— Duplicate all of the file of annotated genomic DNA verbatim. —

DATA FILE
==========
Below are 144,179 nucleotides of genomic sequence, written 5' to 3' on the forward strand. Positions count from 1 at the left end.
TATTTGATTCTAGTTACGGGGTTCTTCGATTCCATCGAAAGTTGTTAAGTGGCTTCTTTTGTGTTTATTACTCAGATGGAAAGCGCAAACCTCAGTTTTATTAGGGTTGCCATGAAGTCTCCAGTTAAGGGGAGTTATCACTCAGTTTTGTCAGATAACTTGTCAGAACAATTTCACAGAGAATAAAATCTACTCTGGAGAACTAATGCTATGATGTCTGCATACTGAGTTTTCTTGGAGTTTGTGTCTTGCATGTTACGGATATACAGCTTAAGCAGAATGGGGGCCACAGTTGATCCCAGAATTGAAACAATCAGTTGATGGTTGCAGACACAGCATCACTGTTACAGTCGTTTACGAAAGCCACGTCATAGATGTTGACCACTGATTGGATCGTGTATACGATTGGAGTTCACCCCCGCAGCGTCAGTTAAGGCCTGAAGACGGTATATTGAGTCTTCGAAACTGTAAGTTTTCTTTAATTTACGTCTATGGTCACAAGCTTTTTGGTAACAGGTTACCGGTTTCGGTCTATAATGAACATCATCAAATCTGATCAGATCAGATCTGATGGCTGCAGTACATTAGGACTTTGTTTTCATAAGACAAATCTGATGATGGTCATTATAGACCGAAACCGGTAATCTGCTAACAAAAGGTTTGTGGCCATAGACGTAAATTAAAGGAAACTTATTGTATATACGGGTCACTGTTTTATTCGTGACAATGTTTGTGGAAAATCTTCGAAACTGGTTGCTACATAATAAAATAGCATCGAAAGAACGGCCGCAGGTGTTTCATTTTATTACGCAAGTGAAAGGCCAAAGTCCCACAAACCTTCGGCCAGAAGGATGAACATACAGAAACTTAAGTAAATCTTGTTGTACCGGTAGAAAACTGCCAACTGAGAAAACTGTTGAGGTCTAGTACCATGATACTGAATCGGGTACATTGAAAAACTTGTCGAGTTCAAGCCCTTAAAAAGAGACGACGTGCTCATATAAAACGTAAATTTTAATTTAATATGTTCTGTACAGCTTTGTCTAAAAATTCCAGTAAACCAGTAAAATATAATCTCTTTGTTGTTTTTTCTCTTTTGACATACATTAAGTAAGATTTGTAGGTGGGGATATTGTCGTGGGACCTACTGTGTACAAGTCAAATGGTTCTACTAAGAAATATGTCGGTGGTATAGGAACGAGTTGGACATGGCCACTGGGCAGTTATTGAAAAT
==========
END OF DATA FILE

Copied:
Below are 144,179 nucleotides of genomic sequence, written 5' to 3' on the forward strand. Positions count from 1 at the left end.
TATTTGATTCTAGTTACGGGGTTCTTCGATTCCATCGAAAGTTGTTAAGTGGCTTCTTTTGTGTTTATTACTCAGATGGAAAGCGCAAACCTCAGTTTTATTAGGGTTGCCATGAAGTCTCCAGTTAAGGGGAGTTATCACTCAGTTTTGTCAGATAACTTGTCAGAACAATTTCACAGAGAATAAAATCTACTCTGGAGAACTAATGCTATGATGTCTGCATACTGAGTTTTCTTGGAGTTTGTGTCTTGCATGTTACGGATATACAGCTTAAGCAGAATGGGGGCCACAGTTGATCCCAGAATTGAAACAATCAGTTGATGGTTGCAGACACAGCATCACTGTTACAGTCGTTTACGAAAGCCACGTCATAGATGTTGACCACTGATTGGATCGTGTATACGATTGGAGTTCACCCCCGCAGCGTCAGTTAAGGCCTGAAGACGGTATATTGAGTCTTCGAAACTGTAAGTTTTCTTTAATTTACGTCTATGGTCACAAGCTTTTTGGTAACAGGTTACCGGTTTCGGTCTATAATGAACATCATCAAATCTGATCAGATCAGATCTGATGGCTGCAGTACATTAGGACTTTGTTTTCATAAGACAAATCTGATGATGGTCATTATAGACCGAAACCGGTAATCTGCTAACAAAAGGTTTGTGGCCATAGACGTAAATTAAAGGAAACTTATTGTATATACGGGTCACTGTTTTATTCGTGACAATGTTTGTGGAAAATCTTCGAAACTGGTTGCTACATAATAAAATAGCATCGAAAGAACGGCCGCAGGTGTTTCATTTTATTACGCAAGTGAAAGGCCAAAGTCCCACAAACCTTCGGCCAGAAGGATGAACATACAGAAACTTAAGTAAATCTTGTTGTACCGGTAGAAAACTGCCAACTGAGAAAACTGTTGAGGTCTAGTACCATGATACTGAATCGGGTACATTGAAAAACTTGTCGAGTTCAAGCCCTTAAAAAGAGACGACGTGCTCATATAAAACGTAAATTTTAATTTAATATGTTCTGTACAGCTTTGTCTAAAAATTCCAGTAAACCAGTAAAATATAATCTCTTTGTTGTTTTTTCTCTTTTGACATACATTAAGTAAGATTTGTAGGTGGGGATATTGTCGTGGGACCTACTGTGTACAAGTCAAATGGTTCTACTAAGAAATATGTCGGTGGTATAGGAACGAGTTGGACATGGCCACTGGGCAGTTATTGAAAAT